Are U.S. Stocks Expensive? Yes.
- As euphoria has swept global markets after U.S. elections, prices have run very far, very fast. And while many are debating whether stocks are ‘expensive’ here, data indicates that U.S. stocks are at historically-elevated levels.
- Being overbought is not a bearish thesis; this is merely reason to pause on bullish-continuation, especially whilst at highs. But the thesis could become bearish very quickly, especially if the Federal Reserve can’t contain risk aversion with dovish commentary or inference in the future, as they have in the post-Financial Collapse environment.
As we head into the New Year with excitement enveloping the economic world, many investors have begun to ask the dreaded question as to whether stocks are ‘overpriced.’ Meanwhile, many others are cheering the excitement of a new regime in Washington that may bring business-friendly, growth-positive initiatives into the biggest economy on Earth; and this is leading to some uber-ebullient forecasts when looking at stock returns next year. So – what is an investor to do? Should they lose their better sense and just buy based on the excitement of the unknown? Or should they take profits while markets are riding highs, looking to diversify out of high-flying markets into a more-balanced portfolio?
At the center of this question is something that we heard Chair Yellen address last week, and that’s whether or not stock prices are ‘expensive.’ When Ms. Yellen was asked this questions, she responded that she didn’t feel that stocks were over-priced when considering the context of the current economic environment (low rates). And while it’s reassuring to hear the head of the Federal Reserve say that stocks aren’t expensive, we’ve been down this road before in the very recent past – both when Ben Bernanke said that there was no bubble in the housing market in 2005 and when Alan Greenspan said he didn’t see a bubble in tech stocks just before the implosion in the year 2000. So while these types of assurances may be ‘nice,’ it doesn’t necessarily mean much.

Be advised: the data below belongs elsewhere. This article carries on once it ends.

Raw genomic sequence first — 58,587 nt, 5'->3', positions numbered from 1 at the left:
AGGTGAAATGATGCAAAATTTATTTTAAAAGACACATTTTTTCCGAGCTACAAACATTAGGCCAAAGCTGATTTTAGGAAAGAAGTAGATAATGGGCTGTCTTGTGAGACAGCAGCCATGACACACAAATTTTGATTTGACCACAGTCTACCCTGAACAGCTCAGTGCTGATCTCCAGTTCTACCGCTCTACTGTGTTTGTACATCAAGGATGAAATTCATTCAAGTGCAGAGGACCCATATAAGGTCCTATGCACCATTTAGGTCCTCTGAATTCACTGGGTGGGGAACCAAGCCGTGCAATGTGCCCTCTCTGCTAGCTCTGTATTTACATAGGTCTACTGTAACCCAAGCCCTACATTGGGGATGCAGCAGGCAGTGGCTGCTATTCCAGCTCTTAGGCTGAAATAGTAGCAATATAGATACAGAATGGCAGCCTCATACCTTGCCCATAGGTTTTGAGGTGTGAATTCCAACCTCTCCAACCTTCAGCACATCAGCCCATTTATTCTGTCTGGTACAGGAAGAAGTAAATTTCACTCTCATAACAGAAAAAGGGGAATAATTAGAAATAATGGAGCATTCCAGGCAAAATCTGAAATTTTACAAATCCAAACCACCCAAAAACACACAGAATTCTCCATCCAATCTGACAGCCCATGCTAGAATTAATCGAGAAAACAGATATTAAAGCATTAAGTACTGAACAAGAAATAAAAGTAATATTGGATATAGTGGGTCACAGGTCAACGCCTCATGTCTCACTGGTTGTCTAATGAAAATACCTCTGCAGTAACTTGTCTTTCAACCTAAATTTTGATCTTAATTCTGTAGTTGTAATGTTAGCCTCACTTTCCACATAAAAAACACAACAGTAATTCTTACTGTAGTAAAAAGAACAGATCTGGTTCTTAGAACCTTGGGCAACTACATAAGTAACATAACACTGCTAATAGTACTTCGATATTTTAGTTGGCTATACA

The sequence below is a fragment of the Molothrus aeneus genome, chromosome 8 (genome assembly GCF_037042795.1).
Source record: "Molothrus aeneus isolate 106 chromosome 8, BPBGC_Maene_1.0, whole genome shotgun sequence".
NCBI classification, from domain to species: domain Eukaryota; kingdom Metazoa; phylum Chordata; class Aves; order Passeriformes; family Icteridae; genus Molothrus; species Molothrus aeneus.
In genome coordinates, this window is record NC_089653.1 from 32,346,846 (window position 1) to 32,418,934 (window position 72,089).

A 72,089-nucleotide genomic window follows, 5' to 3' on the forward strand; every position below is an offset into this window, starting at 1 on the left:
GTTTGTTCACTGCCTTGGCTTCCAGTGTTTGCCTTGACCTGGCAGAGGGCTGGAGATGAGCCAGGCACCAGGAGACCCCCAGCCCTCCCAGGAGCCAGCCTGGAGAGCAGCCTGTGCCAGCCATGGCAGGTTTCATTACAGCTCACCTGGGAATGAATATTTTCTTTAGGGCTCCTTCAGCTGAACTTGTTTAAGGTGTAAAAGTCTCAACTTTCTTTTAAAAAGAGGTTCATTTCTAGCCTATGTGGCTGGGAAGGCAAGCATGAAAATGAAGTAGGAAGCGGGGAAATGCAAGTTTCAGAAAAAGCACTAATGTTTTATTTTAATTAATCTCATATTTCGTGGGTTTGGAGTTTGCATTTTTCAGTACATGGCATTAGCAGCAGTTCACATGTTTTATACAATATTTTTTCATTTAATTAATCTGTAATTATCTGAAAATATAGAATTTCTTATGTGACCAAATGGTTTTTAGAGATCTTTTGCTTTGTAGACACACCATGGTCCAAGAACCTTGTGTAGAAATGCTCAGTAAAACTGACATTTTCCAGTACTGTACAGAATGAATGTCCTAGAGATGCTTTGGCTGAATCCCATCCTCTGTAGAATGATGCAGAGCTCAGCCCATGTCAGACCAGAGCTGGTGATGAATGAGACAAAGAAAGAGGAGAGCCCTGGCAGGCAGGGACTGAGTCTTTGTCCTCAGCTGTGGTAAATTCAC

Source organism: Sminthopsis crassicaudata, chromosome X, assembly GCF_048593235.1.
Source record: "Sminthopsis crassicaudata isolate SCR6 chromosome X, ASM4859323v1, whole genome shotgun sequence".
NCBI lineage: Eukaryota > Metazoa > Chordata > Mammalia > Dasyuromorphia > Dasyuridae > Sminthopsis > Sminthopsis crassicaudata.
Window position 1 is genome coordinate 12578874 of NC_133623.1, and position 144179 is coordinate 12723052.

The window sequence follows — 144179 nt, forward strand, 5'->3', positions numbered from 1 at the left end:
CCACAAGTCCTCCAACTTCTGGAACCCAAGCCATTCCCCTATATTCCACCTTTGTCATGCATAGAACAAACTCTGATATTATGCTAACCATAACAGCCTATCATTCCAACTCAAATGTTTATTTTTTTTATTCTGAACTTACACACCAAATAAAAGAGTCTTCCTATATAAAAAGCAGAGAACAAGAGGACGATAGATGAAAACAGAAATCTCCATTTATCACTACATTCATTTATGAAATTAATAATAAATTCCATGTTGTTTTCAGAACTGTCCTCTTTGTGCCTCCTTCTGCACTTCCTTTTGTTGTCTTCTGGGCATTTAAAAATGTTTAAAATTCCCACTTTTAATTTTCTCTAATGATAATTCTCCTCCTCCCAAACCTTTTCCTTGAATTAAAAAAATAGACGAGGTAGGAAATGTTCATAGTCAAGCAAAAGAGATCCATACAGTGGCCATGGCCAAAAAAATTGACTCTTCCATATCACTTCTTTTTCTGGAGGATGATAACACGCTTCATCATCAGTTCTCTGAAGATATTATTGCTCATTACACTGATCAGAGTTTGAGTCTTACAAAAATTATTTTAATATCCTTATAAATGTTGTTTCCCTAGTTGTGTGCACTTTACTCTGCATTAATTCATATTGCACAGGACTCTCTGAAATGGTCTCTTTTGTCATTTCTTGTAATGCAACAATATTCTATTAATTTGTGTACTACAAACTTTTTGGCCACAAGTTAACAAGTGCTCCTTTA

But putting some data behind the question presents a far different picture. Valuing an index is more challenging than an individual company because we have to find a way to homogenize earnings across some very different corporate landscapes. For instance, and apples-to-apples comparison between a company like Facebook and U.S. Steel could be pretty challenging from a financial metric point of view. Sure, both companies have earnings and revenue; but each has a far different set of circumstances to drive each of those figures.
Shiller PE aims to address those issues by using inflation-adjusted 10-year average earnings for companies. By using 10-year averages and adjusting for inflation using CPI, earnings comparisons can be normalized across companies in the effort of making a more valid apples-to-apples comparison amongst various sectors and industries. This is also how we can compare broad-based market valuation metrics, like that of the S&P 500.
On the chart below, we’re looking at the Shiller PE ratio on the S&P 500 going back to 1900.
At first glance, this chart probably doesn’t mean a whole lot to you. This is just a valuation-ratio. But on the chart below, we’ve added a few historical events that have taken place each time we’ve moved into this area of historical Shiller PE ratios.